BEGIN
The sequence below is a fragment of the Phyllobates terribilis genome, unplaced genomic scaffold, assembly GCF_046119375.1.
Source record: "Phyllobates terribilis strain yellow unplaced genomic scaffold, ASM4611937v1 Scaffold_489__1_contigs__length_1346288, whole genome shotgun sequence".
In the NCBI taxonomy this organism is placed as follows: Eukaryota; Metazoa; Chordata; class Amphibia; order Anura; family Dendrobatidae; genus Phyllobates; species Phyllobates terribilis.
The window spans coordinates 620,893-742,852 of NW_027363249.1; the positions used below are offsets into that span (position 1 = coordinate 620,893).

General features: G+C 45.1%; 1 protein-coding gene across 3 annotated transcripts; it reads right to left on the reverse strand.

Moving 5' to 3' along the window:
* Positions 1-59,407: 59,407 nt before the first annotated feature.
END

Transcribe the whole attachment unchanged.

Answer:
The sequence below is a fragment of the Phyllobates terribilis genome, unplaced genomic scaffold, assembly GCF_046119375.1.
Source record: "Phyllobates terribilis strain yellow unplaced genomic scaffold, ASM4611937v1 Scaffold_489__1_contigs__length_1346288, whole genome shotgun sequence".
In the NCBI taxonomy this organism is placed as follows: Eukaryota; Metazoa; Chordata; class Amphibia; order Anura; family Dendrobatidae; genus Phyllobates; species Phyllobates terribilis.
The window spans coordinates 620,893-742,852 of NW_027363249.1; the positions used below are offsets into that span (position 1 = coordinate 620,893).

General features: G+C 45.1%; 1 protein-coding gene across 3 annotated transcripts; it reads right to left on the reverse strand.

Moving 5' to 3' along the window:
* Positions 1-59,407: 59,407 nt before the first annotated feature.